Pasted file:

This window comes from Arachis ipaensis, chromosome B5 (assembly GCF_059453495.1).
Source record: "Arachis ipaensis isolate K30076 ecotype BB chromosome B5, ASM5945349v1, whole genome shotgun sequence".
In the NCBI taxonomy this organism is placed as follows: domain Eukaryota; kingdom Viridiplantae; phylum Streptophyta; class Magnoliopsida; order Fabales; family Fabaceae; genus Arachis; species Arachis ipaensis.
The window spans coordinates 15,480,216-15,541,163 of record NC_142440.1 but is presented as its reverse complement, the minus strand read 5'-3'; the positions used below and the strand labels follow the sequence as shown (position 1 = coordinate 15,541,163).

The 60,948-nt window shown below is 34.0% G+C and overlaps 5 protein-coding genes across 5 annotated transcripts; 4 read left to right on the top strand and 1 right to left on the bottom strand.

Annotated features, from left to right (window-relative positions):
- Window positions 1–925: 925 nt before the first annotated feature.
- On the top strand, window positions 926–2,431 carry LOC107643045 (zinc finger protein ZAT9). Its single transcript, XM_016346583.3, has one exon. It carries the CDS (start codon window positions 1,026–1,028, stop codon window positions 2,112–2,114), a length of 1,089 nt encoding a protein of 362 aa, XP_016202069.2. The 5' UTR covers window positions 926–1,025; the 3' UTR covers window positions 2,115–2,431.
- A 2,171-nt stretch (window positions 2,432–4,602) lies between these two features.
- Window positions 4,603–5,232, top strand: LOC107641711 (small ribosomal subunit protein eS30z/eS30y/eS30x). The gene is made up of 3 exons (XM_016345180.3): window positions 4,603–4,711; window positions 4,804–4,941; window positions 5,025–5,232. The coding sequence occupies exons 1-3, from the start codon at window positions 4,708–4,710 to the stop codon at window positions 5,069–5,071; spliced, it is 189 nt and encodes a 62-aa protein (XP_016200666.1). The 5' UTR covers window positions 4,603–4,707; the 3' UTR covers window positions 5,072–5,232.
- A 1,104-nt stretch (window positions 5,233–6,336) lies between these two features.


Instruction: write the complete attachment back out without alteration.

This window comes from Arachis ipaensis, chromosome B5 (assembly GCF_059453495.1).
Source record: "Arachis ipaensis isolate K30076 ecotype BB chromosome B5, ASM5945349v1, whole genome shotgun sequence".
In the NCBI taxonomy this organism is placed as follows: domain Eukaryota; kingdom Viridiplantae; phylum Streptophyta; class Magnoliopsida; order Fabales; family Fabaceae; genus Arachis; species Arachis ipaensis.
The window spans coordinates 15,480,216-15,541,163 of record NC_142440.1 but is presented as its reverse complement, the minus strand read 5'-3'; the positions used below and the strand labels follow the sequence as shown (position 1 = coordinate 15,541,163).

The 60,948-nt window shown below is 34.0% G+C and overlaps 5 protein-coding genes across 5 annotated transcripts; 4 read left to right on the top strand and 1 right to left on the bottom strand.

Annotated features, from left to right (window-relative positions):
- Window positions 1–925: 925 nt before the first annotated feature.
- On the top strand, window positions 926–2,431 carry LOC107643045 (zinc finger protein ZAT9). Its single transcript, XM_016346583.3, has one exon. It carries the CDS (start codon window positions 1,026–1,028, stop codon window positions 2,112–2,114), a length of 1,089 nt encoding a protein of 362 aa, XP_016202069.2. The 5' UTR covers window positions 926–1,025; the 3' UTR covers window positions 2,115–2,431.
- A 2,171-nt stretch (window positions 2,432–4,602) lies between these two features.
- Window positions 4,603–5,232, top strand: LOC107641711 (small ribosomal subunit protein eS30z/eS30y/eS30x). The gene is made up of 3 exons (XM_016345180.3): window positions 4,603–4,711; window positions 4,804–4,941; window positions 5,025–5,232. The coding sequence occupies exons 1-3, from the start codon at window positions 4,708–4,710 to the stop codon at window positions 5,069–5,071; spliced, it is 189 nt and encodes a 62-aa protein (XP_016200666.1). The 5' UTR covers window positions 4,603–4,707; the 3' UTR covers window positions 5,072–5,232.
- A 1,104-nt stretch (window positions 5,233–6,336) lies between these two features.